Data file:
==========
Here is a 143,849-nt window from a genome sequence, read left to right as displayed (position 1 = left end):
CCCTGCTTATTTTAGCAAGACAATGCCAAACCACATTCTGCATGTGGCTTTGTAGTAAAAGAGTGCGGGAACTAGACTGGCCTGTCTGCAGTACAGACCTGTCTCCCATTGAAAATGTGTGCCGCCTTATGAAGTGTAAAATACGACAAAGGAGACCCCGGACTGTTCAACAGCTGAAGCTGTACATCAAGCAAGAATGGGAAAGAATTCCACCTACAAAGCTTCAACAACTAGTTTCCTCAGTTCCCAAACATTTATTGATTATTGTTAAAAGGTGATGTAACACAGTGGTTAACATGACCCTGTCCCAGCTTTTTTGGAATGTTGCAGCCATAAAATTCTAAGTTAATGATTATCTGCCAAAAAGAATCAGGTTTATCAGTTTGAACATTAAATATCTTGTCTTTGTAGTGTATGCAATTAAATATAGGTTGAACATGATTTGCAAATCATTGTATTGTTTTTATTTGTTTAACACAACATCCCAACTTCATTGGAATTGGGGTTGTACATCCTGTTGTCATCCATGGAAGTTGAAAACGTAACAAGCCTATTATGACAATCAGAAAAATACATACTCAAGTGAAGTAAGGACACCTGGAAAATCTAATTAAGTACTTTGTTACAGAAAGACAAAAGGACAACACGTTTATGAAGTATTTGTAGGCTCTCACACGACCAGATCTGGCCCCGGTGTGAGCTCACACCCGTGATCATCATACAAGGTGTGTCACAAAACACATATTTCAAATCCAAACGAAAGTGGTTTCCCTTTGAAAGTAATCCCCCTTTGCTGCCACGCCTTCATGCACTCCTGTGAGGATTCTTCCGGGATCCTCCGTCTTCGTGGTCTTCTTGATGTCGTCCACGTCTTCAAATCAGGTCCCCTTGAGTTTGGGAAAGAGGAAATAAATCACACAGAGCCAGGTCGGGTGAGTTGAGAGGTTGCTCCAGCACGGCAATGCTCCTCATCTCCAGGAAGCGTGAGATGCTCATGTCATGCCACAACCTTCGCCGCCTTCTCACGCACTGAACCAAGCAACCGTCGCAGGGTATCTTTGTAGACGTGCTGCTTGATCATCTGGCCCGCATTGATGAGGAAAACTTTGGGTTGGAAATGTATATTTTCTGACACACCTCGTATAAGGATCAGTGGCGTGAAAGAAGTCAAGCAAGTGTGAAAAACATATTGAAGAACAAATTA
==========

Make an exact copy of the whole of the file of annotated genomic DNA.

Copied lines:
Here is a 143,849-nt window from a genome sequence, read left to right as displayed (position 1 = left end):
CCCTGCTTATTTTAGCAAGACAATGCCAAACCACATTCTGCATGTGGCTTTGTAGTAAAAGAGTGCGGGAACTAGACTGGCCTGTCTGCAGTACAGACCTGTCTCCCATTGAAAATGTGTGCCGCCTTATGAAGTGTAAAATACGACAAAGGAGACCCCGGACTGTTCAACAGCTGAAGCTGTACATCAAGCAAGAATGGGAAAGAATTCCACCTACAAAGCTTCAACAACTAGTTTCCTCAGTTCCCAAACATTTATTGATTATTGTTAAAAGGTGATGTAACACAGTGGTTAACATGACCCTGTCCCAGCTTTTTTGGAATGTTGCAGCCATAAAATTCTAAGTTAATGATTATCTGCCAAAAAGAATCAGGTTTATCAGTTTGAACATTAAATATCTTGTCTTTGTAGTGTATGCAATTAAATATAGGTTGAACATGATTTGCAAATCATTGTATTGTTTTTATTTGTTTAACACAACATCCCAACTTCATTGGAATTGGGGTTGTACATCCTGTTGTCATCCATGGAAGTTGAAAACGTAACAAGCCTATTATGACAATCAGAAAAATACATACTCAAGTGAAGTAAGGACACCTGGAAAATCTAATTAAGTACTTTGTTACAGAAAGACAAAAGGACAACACGTTTATGAAGTATTTGTAGGCTCTCACACGACCAGATCTGGCCCCGGTGTGAGCTCACACCCGTGATCATCATACAAGGTGTGTCACAAAACACATATTTCAAATCCAAACGAAAGTGGTTTCCCTTTGAAAGTAATCCCCCTTTGCTGCCACGCCTTCATGCACTCCTGTGAGGATTCTTCCGGGATCCTCCGTCTTCGTGGTCTTCTTGATGTCGTCCACGTCTTCAAATCAGGTCCCCTTGAGTTTGGGAAAGAGGAAATAAATCACACAGAGCCAGGTCGGGTGAGTTGAGAGGTTGCTCCAGCACGGCAATGCTCCTCATCTCCAGGAAGCGTGAGATGCTCATGTCATGCCACAACCTTCGCCGCCTTCTCACGCACTGAACCAAGCAACCGTCGCAGGGTATCTTTGTAGACGTGCTGCTTGATCATCTGGCCCGCATTGATGAGGAAAACTTTGGGTTGGAAATGTATATTTTCTGACACACCTCGTATAAGGATCAGTGGCGTGAAAGAAGTCAAGCAAGTGTGAAAAACATATTGAAGAACAAATTA